When Did They Come to New York? Medical students and professionals were the first Punjabis to come to Metro New York in the 1960s and '70s. However, it was the aftermath of the 1984 assassination of Indian Prime Minister Indira Gandhi that drove Sikhs to come in large numbers. The Prime Minister was killed in retaliation for ordering an attack on extremists who were hiding in a Sikh temple, which in turn led to anti-Sikh riots that resulted in three thousand deaths. Fearing for their lives, thousands of Sikhs sought a new home in the small Sikh community in Metro New York. Punjabi immigration has been steady since the mid-1980s, with no signs of stopping.

Where Do They Live? "I know half the Punjabis in Richmond Hill," joked Inder, a waiter in Manhattan. Because Sikh life revolves around the gurdwara, their places of worship, Sikhs live in close proximity to them. Richmond Hill, Queens, home to the first gurdwara in Metro New York, remains the epicenter of the Sikh community. While the largest concentration of Sikhs is in the area surrounding the Sikh Cultural Center at 118th Street and 97th Avenue in Richmond Hill, gurdwaras can be found throughout Metro New York, from Glen Cove, Long Island, to Glen Rock, New Jersey, reflecting a growing affluence among Sikhs and a desire to live in the suburbs.

What Do They Believe? "A person who leaves the Sikh faith is considered a traitor to their nation," explained Pastor Gill, who leads a Punjabi church in Richmond Hill. While Sikhs are open to learning about other faiths, the word "Sikh" means "one who seeks truth", those who embrace other religions are typically cut off from family and community. Sikhism has many parallels to Christianity, such as belief in one creator God, named Waheguru, who is revealed in a sacred scripture called Guru Granth. Sikhism has three primary principles: continual meditation and prayer, making an honest living, and sharing with others. Sikhs are encouraged to be baptized, and after baptism they are required to wear the "five K's" (see Significant Notes). The four Sikh commandments prohibit tobacco and alcohol usage, cutting hair, eating meat that has been sacrificed, and committing adultery. Besides at Pastor Gill's church, Bethlehem Punjabi Church in Richmond Hill, Punjabi Christians worship at many Indian and Pakistani churches in Metro New York. Punjabi Hindus worship alongside Hindus from all over India in temples across the Metro area.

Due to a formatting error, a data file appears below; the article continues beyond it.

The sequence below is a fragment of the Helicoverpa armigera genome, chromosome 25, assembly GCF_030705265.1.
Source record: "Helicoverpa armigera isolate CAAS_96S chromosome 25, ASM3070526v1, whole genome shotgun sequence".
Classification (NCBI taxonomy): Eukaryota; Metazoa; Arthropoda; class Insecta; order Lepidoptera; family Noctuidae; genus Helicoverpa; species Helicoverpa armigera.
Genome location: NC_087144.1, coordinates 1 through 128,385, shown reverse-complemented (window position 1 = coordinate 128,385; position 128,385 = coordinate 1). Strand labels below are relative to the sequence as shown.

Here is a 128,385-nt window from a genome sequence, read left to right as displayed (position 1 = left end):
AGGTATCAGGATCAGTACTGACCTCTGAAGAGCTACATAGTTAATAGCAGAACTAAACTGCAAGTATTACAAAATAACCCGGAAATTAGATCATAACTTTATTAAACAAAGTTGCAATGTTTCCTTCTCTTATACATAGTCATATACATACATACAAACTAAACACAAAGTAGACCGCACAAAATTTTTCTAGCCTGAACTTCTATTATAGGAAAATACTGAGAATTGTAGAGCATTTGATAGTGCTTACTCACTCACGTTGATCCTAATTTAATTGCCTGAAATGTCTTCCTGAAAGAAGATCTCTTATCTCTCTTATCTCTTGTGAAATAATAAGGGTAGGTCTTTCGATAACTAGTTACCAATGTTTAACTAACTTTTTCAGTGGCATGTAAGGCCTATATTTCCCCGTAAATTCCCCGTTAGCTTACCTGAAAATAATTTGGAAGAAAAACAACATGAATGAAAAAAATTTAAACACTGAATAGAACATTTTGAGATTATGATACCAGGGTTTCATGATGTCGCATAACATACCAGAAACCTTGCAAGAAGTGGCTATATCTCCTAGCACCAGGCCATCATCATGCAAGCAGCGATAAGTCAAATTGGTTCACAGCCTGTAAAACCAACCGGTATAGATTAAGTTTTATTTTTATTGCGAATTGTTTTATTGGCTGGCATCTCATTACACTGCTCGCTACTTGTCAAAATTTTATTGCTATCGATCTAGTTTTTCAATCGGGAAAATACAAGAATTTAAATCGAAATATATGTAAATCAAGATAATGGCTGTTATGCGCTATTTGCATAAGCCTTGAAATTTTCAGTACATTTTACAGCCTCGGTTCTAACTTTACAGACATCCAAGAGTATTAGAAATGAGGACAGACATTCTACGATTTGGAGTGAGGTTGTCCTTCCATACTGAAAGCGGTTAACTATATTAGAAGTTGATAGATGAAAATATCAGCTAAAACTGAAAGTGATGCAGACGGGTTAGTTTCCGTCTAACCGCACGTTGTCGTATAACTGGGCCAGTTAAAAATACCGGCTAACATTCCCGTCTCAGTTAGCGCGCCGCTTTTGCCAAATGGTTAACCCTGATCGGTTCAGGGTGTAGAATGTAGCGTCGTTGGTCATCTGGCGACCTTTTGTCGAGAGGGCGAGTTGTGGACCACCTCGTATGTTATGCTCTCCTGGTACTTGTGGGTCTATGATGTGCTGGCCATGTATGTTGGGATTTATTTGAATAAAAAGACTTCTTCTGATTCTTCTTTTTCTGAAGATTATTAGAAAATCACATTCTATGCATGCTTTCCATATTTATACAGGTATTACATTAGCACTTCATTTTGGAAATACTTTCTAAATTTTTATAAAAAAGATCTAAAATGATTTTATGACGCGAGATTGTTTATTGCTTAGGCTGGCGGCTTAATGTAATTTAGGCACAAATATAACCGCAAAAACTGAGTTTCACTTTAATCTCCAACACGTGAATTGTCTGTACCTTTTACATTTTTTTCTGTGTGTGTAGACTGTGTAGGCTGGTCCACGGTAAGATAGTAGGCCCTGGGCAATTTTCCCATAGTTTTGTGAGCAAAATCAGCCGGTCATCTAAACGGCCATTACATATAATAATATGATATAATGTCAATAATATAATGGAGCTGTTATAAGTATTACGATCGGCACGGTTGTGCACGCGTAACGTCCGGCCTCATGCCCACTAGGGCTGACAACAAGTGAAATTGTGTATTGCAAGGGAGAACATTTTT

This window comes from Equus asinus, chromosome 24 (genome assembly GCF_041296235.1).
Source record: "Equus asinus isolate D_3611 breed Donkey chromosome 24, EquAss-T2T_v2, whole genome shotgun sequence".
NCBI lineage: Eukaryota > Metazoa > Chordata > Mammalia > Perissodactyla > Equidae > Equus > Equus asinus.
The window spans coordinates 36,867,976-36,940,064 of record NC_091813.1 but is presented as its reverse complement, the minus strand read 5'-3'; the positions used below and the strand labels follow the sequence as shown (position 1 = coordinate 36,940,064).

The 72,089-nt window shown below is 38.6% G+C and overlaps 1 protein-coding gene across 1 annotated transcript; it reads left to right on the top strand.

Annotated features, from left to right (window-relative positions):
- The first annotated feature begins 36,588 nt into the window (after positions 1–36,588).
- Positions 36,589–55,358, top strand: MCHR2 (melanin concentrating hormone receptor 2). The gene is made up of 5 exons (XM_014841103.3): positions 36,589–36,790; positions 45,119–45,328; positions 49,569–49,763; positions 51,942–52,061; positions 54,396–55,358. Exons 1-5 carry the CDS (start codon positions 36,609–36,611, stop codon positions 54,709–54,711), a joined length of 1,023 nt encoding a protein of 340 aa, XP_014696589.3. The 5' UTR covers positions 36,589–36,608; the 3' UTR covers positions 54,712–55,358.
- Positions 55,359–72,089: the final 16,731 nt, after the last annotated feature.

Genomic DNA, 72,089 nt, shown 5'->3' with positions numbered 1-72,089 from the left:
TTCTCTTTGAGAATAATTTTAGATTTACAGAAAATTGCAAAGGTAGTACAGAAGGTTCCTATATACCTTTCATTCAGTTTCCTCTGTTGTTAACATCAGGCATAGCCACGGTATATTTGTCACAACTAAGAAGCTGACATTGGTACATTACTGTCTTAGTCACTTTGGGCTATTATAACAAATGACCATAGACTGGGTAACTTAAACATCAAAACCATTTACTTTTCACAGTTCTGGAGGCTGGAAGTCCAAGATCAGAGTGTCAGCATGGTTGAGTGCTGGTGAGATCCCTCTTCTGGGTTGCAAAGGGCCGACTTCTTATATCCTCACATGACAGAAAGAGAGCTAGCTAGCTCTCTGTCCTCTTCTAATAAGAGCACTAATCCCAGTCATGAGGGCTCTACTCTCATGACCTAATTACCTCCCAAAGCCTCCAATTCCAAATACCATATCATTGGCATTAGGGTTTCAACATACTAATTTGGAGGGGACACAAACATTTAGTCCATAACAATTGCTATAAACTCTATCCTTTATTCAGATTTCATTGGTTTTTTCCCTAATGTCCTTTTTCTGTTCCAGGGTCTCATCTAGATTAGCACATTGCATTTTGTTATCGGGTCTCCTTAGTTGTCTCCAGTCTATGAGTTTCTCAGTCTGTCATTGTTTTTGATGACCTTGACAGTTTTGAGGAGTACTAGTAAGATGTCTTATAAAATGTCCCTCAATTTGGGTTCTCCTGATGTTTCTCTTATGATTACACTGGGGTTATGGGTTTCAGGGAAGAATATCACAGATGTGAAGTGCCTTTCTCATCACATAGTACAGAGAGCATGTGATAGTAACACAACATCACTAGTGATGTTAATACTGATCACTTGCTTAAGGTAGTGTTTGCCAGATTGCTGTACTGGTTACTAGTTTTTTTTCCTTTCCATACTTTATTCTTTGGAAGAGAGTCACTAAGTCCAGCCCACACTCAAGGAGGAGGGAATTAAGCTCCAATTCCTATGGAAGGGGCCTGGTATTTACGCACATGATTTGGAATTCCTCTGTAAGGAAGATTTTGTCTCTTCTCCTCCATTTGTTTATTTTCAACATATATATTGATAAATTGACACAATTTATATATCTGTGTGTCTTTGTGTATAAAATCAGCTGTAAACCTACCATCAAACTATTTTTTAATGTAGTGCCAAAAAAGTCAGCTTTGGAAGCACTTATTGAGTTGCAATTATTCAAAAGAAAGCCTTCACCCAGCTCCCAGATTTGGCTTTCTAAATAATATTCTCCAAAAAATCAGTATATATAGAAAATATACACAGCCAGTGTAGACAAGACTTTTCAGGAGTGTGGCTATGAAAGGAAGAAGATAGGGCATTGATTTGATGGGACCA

What Are Their Lives Like? "When I need advice, I go to my parents," Inder stated. Family is the core of Punjabi life, with several generations typically living under one roof. Being involved in a gurdwara is essential for Sikhs, and it serves as their main social network. While most first-generation Punjabis own or work at small businesses, such as gas stations, taxi services, or construction, they want their children to be professionals. The medical field is the number one choice for the second generation.

Significant Notes:

  • The five K's, or articles of faith that baptized Sikhs are required to wear: Kesh: uncut hair (men wrap theirs in a turban), Kanga: a wooden comb to hold the hair, Kara: an iron bracelet to remind them to do good, Kachera: a long cotton undergarment that promotes modesty and self-control, Kirpan: a small sword kept at the waist, to be used only in self-defense or protecting others.
  • Upon baptism, Sikhs take a religious name. Men are called Singh ("lion") while women are Kaur ("princess"). This explains why Singh is the most common Punjabi surname.
  • The first Asian American to serve in the US Congress was a Sikh from California named Dalip Singh Saund, elected in 1956.

How To Pray: Sikhs are very open to learning about Christianity. Pastor Gill has seen several come to know Christ, only to return to Sikhism because they could not handle the rejection by family. Pray for these seekers and that the Punjabi church will be a source of strength and community for them.